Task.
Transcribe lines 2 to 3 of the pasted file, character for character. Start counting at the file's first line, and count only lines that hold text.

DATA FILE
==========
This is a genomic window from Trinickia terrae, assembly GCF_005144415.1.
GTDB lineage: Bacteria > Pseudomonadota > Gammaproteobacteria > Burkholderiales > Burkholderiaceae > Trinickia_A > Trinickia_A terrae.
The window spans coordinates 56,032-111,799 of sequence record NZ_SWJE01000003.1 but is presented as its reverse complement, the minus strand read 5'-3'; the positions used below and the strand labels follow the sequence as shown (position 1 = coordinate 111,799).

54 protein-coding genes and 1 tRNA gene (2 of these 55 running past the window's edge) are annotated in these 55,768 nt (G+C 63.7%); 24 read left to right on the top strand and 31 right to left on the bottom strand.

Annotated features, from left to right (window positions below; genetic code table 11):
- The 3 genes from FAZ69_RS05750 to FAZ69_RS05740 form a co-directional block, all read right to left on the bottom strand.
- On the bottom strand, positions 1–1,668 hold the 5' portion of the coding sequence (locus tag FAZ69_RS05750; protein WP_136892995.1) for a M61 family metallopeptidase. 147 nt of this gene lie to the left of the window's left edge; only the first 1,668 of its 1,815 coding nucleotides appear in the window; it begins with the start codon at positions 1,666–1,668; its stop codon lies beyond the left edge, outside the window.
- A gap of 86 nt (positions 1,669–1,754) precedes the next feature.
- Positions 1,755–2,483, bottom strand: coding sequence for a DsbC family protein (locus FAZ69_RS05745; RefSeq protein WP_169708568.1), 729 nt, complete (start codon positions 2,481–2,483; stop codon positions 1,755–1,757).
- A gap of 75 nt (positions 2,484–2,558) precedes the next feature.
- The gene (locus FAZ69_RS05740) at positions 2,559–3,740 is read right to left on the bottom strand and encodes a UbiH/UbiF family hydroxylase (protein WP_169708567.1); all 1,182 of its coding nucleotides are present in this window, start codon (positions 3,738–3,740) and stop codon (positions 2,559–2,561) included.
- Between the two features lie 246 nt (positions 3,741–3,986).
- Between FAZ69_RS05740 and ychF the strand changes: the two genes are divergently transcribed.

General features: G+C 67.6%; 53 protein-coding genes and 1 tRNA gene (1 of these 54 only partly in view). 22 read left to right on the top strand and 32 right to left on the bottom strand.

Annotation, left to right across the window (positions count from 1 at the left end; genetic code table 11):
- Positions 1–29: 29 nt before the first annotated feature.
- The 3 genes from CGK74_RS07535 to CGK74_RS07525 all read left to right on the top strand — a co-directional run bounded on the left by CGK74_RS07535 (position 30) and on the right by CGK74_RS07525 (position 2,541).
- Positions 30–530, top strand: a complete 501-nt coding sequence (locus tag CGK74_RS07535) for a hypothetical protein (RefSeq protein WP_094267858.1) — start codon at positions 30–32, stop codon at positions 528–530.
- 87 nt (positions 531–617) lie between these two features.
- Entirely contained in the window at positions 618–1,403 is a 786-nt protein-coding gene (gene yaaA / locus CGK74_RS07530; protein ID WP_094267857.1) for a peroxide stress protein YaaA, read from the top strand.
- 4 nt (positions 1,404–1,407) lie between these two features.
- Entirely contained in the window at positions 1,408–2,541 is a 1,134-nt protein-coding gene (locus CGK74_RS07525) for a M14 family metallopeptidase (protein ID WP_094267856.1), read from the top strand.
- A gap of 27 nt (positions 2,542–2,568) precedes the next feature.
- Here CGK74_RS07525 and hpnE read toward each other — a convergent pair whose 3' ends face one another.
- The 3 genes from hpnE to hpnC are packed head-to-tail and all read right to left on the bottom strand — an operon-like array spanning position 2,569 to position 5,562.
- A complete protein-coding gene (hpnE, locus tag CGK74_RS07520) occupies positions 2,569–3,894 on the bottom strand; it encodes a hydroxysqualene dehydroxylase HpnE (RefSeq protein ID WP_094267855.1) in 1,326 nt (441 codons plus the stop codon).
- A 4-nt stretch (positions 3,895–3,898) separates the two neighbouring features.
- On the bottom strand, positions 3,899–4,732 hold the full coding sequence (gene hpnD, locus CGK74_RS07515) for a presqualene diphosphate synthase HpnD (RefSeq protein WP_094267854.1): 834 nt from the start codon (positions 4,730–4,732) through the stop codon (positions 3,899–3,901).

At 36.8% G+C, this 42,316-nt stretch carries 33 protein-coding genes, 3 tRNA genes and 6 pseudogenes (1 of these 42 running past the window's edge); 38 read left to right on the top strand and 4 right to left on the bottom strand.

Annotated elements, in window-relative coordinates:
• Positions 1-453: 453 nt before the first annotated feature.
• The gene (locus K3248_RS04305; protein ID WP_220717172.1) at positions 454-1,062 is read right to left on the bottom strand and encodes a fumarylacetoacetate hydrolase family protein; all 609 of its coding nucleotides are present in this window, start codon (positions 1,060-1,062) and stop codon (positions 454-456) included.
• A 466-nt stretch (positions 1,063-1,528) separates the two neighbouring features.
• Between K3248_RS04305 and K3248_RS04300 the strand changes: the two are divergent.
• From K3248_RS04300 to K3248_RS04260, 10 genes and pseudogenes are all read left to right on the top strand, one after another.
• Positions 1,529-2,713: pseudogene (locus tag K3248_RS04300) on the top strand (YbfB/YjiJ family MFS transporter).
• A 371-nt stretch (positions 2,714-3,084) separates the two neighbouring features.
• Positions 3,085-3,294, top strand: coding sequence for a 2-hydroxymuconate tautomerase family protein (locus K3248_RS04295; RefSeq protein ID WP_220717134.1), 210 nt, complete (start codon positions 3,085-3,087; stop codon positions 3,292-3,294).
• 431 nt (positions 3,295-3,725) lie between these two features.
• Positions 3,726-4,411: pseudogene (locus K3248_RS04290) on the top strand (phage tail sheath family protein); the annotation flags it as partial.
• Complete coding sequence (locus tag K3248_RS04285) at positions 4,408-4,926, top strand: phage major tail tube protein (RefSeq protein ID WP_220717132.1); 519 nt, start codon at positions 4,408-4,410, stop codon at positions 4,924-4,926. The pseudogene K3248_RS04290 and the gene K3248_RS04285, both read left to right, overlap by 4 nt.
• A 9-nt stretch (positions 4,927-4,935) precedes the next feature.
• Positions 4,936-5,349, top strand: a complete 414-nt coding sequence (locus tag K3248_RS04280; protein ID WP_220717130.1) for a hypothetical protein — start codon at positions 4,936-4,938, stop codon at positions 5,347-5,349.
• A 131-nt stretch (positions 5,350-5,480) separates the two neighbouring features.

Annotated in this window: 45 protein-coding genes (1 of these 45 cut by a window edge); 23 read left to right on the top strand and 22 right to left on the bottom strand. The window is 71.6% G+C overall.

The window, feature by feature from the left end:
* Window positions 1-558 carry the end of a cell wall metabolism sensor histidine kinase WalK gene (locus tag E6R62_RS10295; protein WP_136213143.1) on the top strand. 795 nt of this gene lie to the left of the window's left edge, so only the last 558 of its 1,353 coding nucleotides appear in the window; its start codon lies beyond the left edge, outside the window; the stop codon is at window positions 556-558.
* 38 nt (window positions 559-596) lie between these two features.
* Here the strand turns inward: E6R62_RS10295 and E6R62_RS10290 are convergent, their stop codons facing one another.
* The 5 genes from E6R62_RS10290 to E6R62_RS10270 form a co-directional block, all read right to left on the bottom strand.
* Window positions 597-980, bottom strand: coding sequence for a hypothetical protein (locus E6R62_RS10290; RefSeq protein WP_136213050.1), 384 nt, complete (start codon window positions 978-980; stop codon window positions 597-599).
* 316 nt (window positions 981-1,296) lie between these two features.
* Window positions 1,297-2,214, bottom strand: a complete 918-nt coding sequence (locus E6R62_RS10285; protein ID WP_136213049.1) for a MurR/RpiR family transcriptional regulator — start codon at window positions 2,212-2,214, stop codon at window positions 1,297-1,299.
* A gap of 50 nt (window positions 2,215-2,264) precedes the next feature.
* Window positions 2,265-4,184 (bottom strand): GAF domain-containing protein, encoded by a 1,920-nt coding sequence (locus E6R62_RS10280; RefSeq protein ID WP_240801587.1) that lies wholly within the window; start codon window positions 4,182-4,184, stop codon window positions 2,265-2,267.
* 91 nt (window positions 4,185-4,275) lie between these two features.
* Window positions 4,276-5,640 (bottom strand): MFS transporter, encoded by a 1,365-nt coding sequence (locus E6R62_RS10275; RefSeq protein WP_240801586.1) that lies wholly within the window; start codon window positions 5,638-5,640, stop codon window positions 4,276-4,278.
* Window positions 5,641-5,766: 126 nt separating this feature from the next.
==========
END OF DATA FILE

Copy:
GTDB lineage: Bacteria > Pseudomonadota > Gammaproteobacteria > Burkholderiales > Burkholderiaceae > Trinickia_A > Trinickia_A terrae.
The window spans coordinates 56,032-111,799 of sequence record NZ_SWJE01000003.1 but is presented as its reverse complement, the minus strand read 5'-3'; the positions used below and the strand labels follow the sequence as shown (position 1 = coordinate 111,799).